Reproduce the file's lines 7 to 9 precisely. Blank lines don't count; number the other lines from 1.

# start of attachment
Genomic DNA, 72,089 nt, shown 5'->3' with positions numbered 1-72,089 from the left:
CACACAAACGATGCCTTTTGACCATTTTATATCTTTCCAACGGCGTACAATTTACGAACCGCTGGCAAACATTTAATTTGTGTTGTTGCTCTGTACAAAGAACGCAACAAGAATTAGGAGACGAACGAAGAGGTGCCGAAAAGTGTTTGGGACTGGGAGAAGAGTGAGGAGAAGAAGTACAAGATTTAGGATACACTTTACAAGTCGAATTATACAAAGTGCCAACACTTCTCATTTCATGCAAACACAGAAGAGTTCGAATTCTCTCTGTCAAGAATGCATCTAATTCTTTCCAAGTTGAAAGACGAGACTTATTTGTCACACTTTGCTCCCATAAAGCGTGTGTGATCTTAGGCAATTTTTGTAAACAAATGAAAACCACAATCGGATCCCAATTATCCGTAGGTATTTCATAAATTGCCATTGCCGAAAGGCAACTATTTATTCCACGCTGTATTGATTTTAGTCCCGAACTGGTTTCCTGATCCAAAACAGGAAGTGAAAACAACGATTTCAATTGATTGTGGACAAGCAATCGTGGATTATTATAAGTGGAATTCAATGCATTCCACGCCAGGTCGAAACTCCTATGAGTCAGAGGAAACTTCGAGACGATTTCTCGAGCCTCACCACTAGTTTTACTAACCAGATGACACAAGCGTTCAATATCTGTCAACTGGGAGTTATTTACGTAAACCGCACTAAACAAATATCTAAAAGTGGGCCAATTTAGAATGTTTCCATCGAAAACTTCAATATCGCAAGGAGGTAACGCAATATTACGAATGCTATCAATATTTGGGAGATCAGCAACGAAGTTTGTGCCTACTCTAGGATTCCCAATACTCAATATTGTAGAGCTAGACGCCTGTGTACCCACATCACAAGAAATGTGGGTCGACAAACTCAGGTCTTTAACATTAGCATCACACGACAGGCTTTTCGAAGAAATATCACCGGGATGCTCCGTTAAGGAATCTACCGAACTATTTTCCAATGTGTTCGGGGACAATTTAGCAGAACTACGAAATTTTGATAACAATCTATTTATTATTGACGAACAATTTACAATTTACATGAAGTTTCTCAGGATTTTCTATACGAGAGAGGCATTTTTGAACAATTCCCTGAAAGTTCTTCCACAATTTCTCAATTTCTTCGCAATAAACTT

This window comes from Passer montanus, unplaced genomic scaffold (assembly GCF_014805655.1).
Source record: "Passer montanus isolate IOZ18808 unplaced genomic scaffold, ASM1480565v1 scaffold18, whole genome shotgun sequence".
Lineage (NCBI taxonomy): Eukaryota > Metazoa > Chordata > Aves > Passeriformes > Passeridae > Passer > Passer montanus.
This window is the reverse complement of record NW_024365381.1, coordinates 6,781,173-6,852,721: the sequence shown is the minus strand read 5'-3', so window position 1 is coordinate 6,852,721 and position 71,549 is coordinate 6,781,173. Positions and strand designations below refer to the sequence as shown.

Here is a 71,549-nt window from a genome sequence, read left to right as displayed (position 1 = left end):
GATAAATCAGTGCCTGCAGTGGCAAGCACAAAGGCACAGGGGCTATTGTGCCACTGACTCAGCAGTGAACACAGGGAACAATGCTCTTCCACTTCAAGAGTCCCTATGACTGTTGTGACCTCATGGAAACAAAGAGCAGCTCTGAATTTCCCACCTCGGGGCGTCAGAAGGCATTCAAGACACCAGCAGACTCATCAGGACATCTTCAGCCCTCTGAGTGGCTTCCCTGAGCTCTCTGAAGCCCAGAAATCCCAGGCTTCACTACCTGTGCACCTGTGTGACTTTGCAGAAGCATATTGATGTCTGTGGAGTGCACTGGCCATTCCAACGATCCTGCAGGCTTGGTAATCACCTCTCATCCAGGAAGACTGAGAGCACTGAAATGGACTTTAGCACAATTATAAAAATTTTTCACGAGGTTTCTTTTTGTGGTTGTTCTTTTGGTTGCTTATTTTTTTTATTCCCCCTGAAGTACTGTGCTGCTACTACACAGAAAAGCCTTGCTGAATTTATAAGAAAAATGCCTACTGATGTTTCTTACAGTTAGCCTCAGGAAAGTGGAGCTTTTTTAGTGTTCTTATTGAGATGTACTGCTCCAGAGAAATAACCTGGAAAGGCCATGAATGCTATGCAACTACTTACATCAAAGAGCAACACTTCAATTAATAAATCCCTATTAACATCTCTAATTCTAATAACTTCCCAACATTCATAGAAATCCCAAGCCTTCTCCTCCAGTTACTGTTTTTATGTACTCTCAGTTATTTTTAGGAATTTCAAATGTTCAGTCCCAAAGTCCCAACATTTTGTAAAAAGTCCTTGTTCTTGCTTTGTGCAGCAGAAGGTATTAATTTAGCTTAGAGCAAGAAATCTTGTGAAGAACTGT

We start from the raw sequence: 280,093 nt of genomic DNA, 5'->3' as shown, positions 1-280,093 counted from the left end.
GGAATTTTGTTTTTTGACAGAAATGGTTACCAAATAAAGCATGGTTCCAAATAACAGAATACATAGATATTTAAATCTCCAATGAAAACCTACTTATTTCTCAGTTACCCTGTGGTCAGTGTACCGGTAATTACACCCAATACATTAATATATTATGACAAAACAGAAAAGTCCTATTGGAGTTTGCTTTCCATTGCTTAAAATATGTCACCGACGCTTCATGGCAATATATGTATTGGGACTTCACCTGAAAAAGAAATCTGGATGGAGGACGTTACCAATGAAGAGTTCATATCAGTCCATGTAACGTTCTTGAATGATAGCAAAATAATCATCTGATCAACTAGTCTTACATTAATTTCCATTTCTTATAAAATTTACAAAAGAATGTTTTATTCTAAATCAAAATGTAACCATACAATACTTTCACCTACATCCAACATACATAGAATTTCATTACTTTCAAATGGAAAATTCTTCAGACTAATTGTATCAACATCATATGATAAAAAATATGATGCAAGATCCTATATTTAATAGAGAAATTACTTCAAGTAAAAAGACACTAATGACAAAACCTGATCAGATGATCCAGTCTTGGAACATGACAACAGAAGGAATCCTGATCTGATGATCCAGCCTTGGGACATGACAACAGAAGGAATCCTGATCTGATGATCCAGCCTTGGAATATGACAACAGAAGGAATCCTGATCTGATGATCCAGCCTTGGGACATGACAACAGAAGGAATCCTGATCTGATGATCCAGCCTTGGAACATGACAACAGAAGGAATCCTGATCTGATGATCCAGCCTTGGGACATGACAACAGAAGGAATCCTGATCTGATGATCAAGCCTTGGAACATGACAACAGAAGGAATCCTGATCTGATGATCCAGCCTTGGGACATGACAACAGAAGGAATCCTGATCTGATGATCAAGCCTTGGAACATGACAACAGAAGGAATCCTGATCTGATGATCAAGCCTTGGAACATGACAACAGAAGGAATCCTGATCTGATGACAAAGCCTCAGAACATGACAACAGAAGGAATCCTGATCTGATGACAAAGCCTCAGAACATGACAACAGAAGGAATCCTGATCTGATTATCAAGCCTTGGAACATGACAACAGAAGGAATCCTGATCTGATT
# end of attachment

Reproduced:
Here is a 71,549-nt window from a genome sequence, read left to right as displayed (position 1 = left end):
GATAAATCAGTGCCTGCAGTGGCAAGCACAAAGGCACAGGGGCTATTGTGCCACTGACTCAGCAGTGAACACAGGGAACAATGCTCTTCCACTTCAAGAGTCCCTATGACTGTTGTGACCTCATGGAAACAAAGAGCAGCTCTGAATTTCCCACCTCGGGGCGTCAGAAGGCATTCAAGACACCAGCAGACTCATCAGGACATCTTCAGCCCTCTGAGTGGCTTCCCTGAGCTCTCTGAAGCCCAGAAATCCCAGGCTTCACTACCTGTGCACCTGTGTGACTTTGCAGAAGCATATTGATGTCTGTGGAGTGCACTGGCCATTCCAACGATCCTGCAGGCTTGGTAATCACCTCTCATCCAGGAAGACTGAGAGCACTGAAATGGACTTTAGCACAATTATAAAAATTTTTCACGAGGTTTCTTTTTGTGGTTGTTCTTTTGGTTGCTTATTTTTTTTATTCCCCCTGAAGTACTGTGCTGCTACTACACAGAAAAGCCTTGCTGAATTTATAAGAAAAATGCCTACTGATGTTTCTTACAGTTAGCCTCAGGAAAGTGGAGCTTTTTTAGTGTTCTTATTGAGATGTACTGCTCCAGAGAAATAACCTGGAAAGGCCATGAATGCTATGCAACTACTTACATCAAAGAGCAACACTTCAATTAATAAATCCCTATTAACATCTCTAATTCTAATAACTTCCCAACATTCATAGAAATCCCAAGCCTTCTCCTCCAGTTACTGTTTTTATGTACTCTCAGTTATTTTTAGGAATTTCAAATGTTCAGTCCCAAAGTCCCAACATTTTGTAAAAAGTCCTTGTTCTTGCTTTGTGCAGCAGAAGGTATTAATTTAGCTTAGAGCAAGAAATCTTGTGAAGAACTGT

We start from the raw sequence: 280,093 nt of genomic DNA, 5'->3' as shown, positions 1-280,093 counted from the left end.